Anyone will tell you that university will be the best years of your life. For many of us, it’s our first experience living away from home. It’s a chance to meet friends for life, party hard and ‘find yourself’. So why are a significant number of students committing suicide?
Suicide rates seem to be rising in universities all over the UK. In the past decade, the number has nearly doubled to almost 150 deaths last year. What's just as worrying is the amount of universities who, when asked by The Tab about their figures, couldn’t even give an answer. Is this sensitive subject being brushed under the carpet?
The thing is, despite the shock factor of these statistics, we have to remember that these people are more than that. They aren’t just a figure to be quoted on a bit of paperwork. Each suicide relates back to an individual’s life, who had their own friends and family.
This makes it hard to pinpoint the reasons these people took their lives. We can’t assume that everybody does so for the same, simple reasons. However, there are clues, and anything that could save even one life is worth investigating, right?
The University of Bristol stands out, with seven students committing suicide within the past 18 months. Seven students.
This university is part of the UK’s Russell Group, meaning a respected degree from here often requires high grades to be accepted onto the course. Students who have worked their butts off getting here are suddenly surrounded by equally intelligent students. And that’s a good thing, sure, but anyone falling behind in lessons can feel very inadequate, compared to their peers. Anyone who looks like they’re living the high life may feel bombarded with deadline after deadline after deadline. That pressure can build up.
Bristol is also infamous for having one of the best uni party scenes in the UK. A city full of pubs, clubs and social events is, on the whole, every student’s dream. For the most part it’s all a bit of fun. But is there any link between the number of students suffering with mental health problems, who are also juggling late nights with hungover, sleep deprived days, buried under overdue assignments?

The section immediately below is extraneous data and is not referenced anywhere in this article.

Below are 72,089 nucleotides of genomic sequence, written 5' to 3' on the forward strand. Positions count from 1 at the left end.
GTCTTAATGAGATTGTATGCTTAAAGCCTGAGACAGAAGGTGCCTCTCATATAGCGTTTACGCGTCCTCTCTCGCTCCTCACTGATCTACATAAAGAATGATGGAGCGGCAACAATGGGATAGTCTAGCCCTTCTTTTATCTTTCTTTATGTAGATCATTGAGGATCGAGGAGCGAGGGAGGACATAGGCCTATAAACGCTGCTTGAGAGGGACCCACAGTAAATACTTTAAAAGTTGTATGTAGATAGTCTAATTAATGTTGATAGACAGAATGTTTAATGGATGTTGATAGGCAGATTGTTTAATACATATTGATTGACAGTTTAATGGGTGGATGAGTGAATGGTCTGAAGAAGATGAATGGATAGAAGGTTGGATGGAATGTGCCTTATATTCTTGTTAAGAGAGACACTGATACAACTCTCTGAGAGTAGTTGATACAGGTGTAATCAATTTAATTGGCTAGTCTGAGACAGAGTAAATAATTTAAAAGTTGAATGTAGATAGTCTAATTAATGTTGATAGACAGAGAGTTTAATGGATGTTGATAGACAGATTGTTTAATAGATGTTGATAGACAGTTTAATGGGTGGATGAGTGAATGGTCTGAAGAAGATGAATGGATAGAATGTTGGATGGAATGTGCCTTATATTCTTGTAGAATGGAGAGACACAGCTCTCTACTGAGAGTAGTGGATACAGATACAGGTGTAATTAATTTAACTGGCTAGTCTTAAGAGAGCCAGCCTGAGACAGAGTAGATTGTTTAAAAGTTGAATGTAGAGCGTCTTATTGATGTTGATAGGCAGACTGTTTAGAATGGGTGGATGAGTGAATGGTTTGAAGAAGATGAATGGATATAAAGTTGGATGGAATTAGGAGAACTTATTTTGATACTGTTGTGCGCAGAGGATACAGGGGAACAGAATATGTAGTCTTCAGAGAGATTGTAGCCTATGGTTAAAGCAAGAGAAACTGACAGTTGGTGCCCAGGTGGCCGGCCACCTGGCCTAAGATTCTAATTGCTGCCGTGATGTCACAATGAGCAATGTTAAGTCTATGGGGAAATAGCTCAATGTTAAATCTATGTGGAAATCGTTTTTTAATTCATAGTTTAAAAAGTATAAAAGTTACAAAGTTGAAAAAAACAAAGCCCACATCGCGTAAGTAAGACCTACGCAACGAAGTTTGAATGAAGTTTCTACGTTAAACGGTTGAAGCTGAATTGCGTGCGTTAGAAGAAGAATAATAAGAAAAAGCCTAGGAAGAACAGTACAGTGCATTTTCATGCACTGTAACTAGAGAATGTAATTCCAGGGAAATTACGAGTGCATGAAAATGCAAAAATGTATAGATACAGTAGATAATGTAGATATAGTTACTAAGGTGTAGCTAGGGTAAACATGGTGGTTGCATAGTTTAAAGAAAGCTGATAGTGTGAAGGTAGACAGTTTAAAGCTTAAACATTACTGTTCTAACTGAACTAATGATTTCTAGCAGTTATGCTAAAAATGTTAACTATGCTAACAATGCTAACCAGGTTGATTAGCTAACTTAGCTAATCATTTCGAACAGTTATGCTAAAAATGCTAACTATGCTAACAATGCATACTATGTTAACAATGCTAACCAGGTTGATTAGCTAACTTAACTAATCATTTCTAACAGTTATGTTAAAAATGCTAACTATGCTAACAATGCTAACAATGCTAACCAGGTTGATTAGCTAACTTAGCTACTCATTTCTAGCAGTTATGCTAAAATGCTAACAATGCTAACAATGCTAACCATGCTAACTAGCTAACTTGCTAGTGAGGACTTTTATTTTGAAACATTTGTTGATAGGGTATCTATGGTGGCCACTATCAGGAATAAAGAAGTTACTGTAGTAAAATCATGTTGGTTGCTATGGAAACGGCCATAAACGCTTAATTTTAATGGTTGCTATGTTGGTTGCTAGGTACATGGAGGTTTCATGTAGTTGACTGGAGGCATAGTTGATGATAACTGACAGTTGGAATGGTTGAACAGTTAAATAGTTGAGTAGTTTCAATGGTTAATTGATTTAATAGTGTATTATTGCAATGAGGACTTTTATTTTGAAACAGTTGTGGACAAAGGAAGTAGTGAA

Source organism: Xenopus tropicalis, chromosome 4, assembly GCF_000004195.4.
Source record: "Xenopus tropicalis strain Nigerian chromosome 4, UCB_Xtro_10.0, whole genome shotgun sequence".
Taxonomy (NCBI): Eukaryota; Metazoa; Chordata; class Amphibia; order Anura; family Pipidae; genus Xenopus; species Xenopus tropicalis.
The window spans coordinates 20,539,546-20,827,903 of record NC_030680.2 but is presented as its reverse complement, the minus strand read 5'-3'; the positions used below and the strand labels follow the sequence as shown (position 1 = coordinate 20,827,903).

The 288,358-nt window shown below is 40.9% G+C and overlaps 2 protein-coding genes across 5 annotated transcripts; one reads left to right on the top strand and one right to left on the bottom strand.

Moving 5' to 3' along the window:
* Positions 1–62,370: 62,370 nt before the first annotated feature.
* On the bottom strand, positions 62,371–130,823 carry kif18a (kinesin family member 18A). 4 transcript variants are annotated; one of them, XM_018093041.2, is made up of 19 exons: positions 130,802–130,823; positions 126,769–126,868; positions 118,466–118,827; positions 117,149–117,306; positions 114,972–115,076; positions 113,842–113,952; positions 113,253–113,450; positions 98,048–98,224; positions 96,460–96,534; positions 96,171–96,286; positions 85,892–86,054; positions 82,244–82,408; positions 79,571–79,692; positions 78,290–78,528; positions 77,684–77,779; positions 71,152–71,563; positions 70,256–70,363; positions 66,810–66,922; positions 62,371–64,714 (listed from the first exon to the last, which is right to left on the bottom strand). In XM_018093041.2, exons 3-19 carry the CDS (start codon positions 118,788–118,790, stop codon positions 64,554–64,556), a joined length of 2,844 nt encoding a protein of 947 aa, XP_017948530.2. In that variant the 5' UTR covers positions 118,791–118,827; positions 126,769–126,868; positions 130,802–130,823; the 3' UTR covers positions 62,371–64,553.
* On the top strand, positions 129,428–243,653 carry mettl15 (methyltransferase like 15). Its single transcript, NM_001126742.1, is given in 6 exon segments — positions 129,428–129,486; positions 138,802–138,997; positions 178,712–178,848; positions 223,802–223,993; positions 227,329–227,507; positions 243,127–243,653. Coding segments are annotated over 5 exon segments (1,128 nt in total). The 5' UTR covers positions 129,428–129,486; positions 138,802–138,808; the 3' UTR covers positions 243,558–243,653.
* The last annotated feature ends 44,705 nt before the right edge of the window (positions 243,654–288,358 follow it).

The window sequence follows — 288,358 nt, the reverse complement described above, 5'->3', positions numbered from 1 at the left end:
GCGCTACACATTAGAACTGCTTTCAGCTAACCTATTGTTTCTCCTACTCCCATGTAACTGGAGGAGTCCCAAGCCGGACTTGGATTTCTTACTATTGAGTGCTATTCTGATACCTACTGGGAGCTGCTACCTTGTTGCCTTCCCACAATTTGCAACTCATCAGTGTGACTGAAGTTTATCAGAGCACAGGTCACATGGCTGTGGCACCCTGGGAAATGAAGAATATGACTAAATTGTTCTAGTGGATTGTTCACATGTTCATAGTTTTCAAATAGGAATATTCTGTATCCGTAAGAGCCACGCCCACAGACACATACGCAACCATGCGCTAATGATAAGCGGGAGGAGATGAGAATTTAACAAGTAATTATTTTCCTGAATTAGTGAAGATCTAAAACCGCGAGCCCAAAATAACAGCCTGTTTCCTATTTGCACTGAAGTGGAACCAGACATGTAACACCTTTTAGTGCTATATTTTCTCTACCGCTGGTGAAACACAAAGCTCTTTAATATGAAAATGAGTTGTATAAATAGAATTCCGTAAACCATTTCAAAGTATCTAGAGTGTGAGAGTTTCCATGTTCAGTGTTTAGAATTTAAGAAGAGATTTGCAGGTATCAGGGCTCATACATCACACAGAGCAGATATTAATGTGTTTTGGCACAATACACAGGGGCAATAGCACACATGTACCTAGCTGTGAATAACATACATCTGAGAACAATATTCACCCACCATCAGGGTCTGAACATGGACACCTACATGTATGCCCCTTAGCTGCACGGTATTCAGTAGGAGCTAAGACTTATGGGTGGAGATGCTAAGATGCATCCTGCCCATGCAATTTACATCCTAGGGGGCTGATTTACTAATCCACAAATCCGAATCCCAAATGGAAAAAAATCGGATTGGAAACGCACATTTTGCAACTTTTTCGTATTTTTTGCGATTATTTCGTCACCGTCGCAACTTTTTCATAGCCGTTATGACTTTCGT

After all, the University of West England (UWE) which is also based in Bristol, was ranked last year by The Tab as the university with the most drug users – 92% of students, in fact. On top of this, UWE have lost two students themselves to suicide within the past year.
And then there’s all the other stuff. Money. Loneliness. University is exciting and terrifying. Move to a city, alone. Live with a load of people you’ve never met before. Be miles away from your friends and family. Learn to grow up and be more independent, all on the back of a student loan which probably doesn’t even cover your rent. And when it’s all over? That will be £27,000 worth of student debt please. I’m only joking – it’s normally more than that.
Becoming more independent is ultimately a good thing. Sometimes you’ve got to do things that scare you a little. But there needs to be better support for those who feel thrown into the whole thing with no way to cope with it all. These students feel as if they’re failing when, actually, lots of adults don’t even know how be adults.
It should be okay to talk about problems. Don’t just laugh off the things that are bothering you. “Haha, I had two hours sleep last night. I’m running on seven coffees and a vodka shot – and no, I didn’t finish my essay but that’s just the ‘I’ve-completely-lost-it’ student aesthetic I’m going for.”
Changes are being made, fortunately. The University of Bristol, for example, is putting £1 million into its mental health and wellbeing provision. 28 mental health advisers are being hired and this, at least, is a good starting point. If only it didn’t take so many suicides in the first place to spark a wake-up call in Bristol. It’s all about prevention, not the cure.